Skip to main content Accessibility help
×
Home
Hostname: page-component-5c569c448b-b4ls7 Total loading time: 0.179 Render date: 2022-07-06T07:00:25.221Z Has data issue: true Feature Flags: { "shouldUseShareProductTool": true, "shouldUseHypothesis": true, "isUnsiloEnabled": true, "useRatesEcommerce": false, "useNewApi": true } hasContentIssue true

Performance of First Aid Trained Staff using a Modified START Triage Tool at Achieving Appropriate Triage Compared to a Physiology-Based Triage Strategy at Australian Mass Gatherings

Published online by Cambridge University Press:  27 January 2020

Ned Douglas*
Affiliation:
Event Medical Services Australia, Hoppers Crossing, Victoria, Australia
Jacqueline Leverett
Affiliation:
Event Medical Services Australia, Hoppers Crossing, Victoria, Australia
Joseph Paul
Affiliation:
Event Medical Services Australia, Hoppers Crossing, Victoria, Australia
Mitchell Gibson
Affiliation:
Event Medical Services Australia, Hoppers Crossing, Victoria, Australia
Jessica Pritchard
Affiliation:
Event Medical Services Australia, Hoppers Crossing, Victoria, Australia
Kayla Brouwer
Affiliation:
Event Medical Services Australia, Hoppers Crossing, Victoria, Australia
Ebony Edwards
Affiliation:
Event Medical Services Australia, Hoppers Crossing, Victoria, Australia
James Carew
Affiliation:
Event Medical Services Australia, Hoppers Crossing, Victoria, Australia
Jake Donovan
Affiliation:
Event Medical Services Australia, Hoppers Crossing, Victoria, Australia
Elyssia Bourke
Affiliation:
Event Medical Services Australia, Hoppers Crossing, Victoria, Australia
Erin Smith
Affiliation:
Edith Cowan University, Joondalup, Western Australia, Australia
*
Correspondence: Ned Douglas, MB BS, BMedSci, FANZCA 1 Alexandra St Pascoe Vale, 3044, Victoria, Australia E-mail: ndouglas@emsa.com.au

Abstract

Introduction:

Triage at mass gatherings in Australia is commonly performed by staff members with first aid training. There have been no evaluations of the performance of first aid staff with respect to diagnostic accuracy or identification of presentations requiring ambulance transport to hospital.

Hypothesis:

It was hypothesized that triage decisions by first aid staff would be considered correct in at least 61% of presentations.

Methods:

A retrospective audit of 1,048 presentations to a single supplier of event health care services in Australia was conducted. The presentations were assessed based on the first measured set of physiological parameters, and the primary triage decision was classified as “expected” if the primary and secondary triage classifications were the same or “not expected” if they differed. The performance of the two triage systems was compared using area under the receiver operating characteristic curve (AUROC) analysis.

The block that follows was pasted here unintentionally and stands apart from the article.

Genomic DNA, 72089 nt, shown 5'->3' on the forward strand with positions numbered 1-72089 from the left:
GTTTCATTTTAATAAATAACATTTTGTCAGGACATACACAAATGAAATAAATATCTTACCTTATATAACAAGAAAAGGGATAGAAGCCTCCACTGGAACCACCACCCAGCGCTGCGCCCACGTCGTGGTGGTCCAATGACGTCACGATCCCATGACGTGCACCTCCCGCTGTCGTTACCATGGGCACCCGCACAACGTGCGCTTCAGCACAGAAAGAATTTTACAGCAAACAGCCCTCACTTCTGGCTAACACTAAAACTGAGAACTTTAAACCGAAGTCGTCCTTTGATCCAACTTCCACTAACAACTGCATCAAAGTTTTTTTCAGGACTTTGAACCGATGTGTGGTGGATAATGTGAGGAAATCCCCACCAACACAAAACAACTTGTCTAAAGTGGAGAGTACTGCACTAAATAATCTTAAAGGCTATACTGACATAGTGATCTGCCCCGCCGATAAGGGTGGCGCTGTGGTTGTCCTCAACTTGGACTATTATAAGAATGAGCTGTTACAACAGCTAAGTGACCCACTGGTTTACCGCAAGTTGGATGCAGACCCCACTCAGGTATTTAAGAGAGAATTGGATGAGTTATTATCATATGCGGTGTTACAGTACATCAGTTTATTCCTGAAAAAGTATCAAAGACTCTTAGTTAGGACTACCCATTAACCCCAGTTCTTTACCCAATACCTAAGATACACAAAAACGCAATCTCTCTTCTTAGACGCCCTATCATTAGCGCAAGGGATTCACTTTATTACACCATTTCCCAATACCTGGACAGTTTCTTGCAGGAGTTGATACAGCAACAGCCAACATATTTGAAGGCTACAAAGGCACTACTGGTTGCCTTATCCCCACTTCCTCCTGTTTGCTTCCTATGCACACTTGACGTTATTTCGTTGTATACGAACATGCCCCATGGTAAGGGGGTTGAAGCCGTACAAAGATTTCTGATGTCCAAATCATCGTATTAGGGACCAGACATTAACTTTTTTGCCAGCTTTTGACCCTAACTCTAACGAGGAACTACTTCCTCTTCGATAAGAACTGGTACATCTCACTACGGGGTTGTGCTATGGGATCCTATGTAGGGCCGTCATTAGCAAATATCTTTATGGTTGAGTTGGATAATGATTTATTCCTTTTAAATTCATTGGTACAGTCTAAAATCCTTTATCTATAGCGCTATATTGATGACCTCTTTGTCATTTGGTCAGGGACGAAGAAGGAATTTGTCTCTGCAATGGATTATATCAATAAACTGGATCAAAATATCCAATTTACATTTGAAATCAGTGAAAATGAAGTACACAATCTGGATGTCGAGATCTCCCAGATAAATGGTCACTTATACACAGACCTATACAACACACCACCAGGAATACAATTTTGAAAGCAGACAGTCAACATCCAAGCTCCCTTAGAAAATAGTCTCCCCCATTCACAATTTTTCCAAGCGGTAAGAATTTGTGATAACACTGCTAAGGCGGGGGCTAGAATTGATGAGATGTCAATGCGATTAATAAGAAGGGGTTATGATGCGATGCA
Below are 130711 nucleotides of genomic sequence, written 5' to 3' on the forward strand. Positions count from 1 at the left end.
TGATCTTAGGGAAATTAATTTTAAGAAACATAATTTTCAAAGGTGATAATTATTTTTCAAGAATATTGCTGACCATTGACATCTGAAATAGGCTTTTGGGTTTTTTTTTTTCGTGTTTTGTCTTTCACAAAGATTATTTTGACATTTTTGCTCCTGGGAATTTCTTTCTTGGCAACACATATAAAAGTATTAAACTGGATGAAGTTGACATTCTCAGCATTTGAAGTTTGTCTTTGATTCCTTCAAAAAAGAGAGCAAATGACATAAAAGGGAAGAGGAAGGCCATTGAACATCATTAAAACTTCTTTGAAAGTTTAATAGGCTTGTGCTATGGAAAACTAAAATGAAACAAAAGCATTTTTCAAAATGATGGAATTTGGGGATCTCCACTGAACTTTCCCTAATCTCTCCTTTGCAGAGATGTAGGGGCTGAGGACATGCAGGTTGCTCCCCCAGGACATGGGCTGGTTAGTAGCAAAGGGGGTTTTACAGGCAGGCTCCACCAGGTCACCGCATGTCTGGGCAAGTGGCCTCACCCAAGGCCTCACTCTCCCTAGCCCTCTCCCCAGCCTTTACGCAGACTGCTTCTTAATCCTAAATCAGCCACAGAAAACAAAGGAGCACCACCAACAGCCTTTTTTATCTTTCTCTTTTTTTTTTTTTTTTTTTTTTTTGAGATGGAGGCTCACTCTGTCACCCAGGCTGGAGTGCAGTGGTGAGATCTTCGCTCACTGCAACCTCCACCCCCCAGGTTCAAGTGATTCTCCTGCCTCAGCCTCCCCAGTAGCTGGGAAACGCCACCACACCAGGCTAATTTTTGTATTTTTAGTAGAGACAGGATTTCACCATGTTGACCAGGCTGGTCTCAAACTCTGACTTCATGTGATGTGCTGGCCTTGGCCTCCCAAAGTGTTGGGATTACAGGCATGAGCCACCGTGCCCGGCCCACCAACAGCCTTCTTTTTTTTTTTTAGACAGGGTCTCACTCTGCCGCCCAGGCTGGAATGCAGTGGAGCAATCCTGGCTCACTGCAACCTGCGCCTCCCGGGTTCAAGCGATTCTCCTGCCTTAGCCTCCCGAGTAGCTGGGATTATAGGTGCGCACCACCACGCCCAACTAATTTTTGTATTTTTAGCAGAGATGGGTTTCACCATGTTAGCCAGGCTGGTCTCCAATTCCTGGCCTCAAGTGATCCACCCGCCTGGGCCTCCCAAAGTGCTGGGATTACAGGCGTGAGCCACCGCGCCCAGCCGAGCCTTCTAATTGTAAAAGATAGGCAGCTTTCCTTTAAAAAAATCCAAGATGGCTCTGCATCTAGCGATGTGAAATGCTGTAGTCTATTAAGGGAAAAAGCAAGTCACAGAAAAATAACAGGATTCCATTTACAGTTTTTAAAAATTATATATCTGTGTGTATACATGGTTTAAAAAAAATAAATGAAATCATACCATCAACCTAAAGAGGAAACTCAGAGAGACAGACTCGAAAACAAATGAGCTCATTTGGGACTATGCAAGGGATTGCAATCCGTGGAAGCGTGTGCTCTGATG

Results:

The expected decision was made by first aid staff in 674 (71%) of presentations. Under-triage occurred in 131 (14%) presentations and over-triage in 142 (15%) presentations. The primary triage strategy had an AUROC of 0.7644, while the secondary triage strategy had an AUROC of 0.6280, which was significantly different (P = .0199).

Conclusion:

The results support the continued use of first aid trained staff members in triage roles at Australian mass gatherings. Triage tools should be simple, and the addition of physiological variables to improve the sensitivity of triage tools is not recommended because such an approach does not improve the discriminatory capacity of the tools.

Type
Original Research
Copyright
© World Association for Disaster and Emergency Medicine 2020

Access options

Get access to the full version of this content by using one of the access options below. (Log in options will check for institutional or personal access. Content may require purchase if you do not have access.)

References

Born, CT, Briggs, SM, Ciraulo, DL, et al. Disasters and mass casualties: general principles of response and management. J Am Acad Orthop Surg. 2007;15(7):388396.CrossRefGoogle ScholarPubMed
Bullock, M, Ranse, J, Hutton, A. Impact of patients presenting with alcohol and/or drug intoxication on in-event health care services at mass-gathering events: an integrative literature review. Prehosp Disaster Med. 2018;33(5):539542.CrossRefGoogle ScholarPubMed